All data generated or analysed during this study are included in this published article.
We use the term ‘animal’ to refer to land-based animals farmed for their food products, e.g. cows, sheep, pigs, chickens, goats. Although humans are also animals, most people do not eat human animals or human animal products. As such, for the sake of simplicity and readability rather than use the term ‘non-human animal’, which more accurately expresses our constituencies of concern, we use the term animal throughout the paper.
In these programmes the question of animal-based food systems tends not to be approached directly, but rather as a reference to other sustainability problems.
We discuss further this framing and its limitations (which lead us to adopt an alternative framing for the purposes of reporting) in the section “Defining an emerging area of research interest”.
Four of the participants at the second workshop had also participated in the first workshop, a figure that includes the two lead researchers.
This distinction is made deliberately in recognition of the fact that, as expressed by one participant, “the food system is only one part of a wider vegan project [although] it is essential to it and the most significant field of violence”.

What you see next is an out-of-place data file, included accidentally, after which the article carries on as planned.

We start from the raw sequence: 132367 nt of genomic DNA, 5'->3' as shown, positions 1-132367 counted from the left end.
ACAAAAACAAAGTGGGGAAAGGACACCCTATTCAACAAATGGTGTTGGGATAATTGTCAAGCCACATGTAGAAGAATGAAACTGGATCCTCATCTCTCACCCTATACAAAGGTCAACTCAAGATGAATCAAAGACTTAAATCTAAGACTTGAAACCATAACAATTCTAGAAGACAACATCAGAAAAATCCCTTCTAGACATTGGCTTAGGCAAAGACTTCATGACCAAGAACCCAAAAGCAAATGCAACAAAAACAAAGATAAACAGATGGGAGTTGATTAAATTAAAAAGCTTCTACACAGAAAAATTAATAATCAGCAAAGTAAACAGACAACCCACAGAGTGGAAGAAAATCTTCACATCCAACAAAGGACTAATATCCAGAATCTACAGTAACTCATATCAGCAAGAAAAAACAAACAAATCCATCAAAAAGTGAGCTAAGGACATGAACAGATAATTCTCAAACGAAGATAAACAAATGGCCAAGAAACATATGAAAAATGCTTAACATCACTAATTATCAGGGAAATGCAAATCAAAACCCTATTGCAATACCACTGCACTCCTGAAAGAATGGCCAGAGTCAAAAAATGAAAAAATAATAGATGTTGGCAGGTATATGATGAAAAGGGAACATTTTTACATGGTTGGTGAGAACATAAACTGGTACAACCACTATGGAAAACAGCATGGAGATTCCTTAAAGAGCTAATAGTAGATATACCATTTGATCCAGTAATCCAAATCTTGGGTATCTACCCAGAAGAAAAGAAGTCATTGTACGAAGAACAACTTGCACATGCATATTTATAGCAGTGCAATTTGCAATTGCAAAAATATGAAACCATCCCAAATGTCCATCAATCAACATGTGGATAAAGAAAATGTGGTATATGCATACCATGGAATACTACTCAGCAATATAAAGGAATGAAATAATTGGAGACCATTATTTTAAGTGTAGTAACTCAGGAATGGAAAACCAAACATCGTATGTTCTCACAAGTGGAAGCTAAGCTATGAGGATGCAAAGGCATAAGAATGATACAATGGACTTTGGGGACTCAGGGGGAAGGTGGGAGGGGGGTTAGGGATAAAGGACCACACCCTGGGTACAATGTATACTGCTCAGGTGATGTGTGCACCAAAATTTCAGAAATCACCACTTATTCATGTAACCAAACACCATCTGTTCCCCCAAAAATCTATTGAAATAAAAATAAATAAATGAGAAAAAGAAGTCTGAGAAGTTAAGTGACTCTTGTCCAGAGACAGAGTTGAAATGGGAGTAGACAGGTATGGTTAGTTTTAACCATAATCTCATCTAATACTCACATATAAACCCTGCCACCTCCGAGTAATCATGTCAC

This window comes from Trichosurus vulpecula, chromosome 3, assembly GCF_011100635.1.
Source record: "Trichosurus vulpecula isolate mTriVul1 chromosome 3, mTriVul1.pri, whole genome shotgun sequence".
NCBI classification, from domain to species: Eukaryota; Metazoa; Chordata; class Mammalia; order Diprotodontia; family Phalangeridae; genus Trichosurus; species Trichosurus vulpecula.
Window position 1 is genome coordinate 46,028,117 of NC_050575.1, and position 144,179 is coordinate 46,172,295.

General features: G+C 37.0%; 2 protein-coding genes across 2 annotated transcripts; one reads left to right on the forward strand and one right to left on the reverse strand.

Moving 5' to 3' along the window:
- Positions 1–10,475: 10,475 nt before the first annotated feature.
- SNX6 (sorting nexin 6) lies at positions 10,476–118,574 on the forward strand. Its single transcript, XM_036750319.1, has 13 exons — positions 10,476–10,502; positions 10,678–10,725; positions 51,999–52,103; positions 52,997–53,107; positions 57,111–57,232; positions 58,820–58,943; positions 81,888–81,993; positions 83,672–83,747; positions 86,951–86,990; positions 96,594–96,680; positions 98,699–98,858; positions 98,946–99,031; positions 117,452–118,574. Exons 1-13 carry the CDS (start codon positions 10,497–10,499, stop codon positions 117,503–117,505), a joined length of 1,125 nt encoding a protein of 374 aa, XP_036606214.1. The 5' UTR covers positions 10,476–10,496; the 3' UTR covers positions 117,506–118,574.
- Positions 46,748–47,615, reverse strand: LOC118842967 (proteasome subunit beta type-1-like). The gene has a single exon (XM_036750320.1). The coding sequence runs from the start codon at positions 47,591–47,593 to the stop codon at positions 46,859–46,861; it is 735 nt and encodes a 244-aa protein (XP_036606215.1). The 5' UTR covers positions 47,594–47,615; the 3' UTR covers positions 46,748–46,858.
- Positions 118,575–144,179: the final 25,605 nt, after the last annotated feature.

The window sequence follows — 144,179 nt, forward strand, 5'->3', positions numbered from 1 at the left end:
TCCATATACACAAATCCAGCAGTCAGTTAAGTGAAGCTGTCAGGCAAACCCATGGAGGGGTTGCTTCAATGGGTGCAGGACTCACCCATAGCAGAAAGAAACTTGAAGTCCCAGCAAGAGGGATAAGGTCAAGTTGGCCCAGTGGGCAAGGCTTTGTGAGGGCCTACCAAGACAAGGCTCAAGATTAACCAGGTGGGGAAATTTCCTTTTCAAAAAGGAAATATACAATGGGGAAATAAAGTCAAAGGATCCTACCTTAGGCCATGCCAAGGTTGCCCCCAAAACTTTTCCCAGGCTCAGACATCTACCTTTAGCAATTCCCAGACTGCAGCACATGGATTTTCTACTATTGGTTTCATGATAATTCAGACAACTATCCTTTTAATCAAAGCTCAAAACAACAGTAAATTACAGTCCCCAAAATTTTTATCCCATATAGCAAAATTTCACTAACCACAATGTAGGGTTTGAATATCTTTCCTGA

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This work was supported by the British Academy (grant number: SG170396), Academy of Finland (grant number: 296884) and the InSPIRES project of the European Union’s Horizon 2020 research and innovation programme (grant agreement number 741677, https://inspiresproject.com/). We are grateful also to the following researchers who contributed to one or more stages of the research prioritisation process reported in the article: Donald Bruce, Teea Kortetmäki, Kate Millar, Maria Saari, Alex Sexton, Rachel Tarlinton, Rhoda Wilkie.
The authors declare no competing interests.
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Morris, C., Kaljonen, M., Aavik, K. et al. Priorities for social science and humanities research on the challenges of moving beyond animal-based food systems. Humanit Soc Sci Commun 8, 38 (2021). https://doi.org/10.1057/s41599-021-00714-z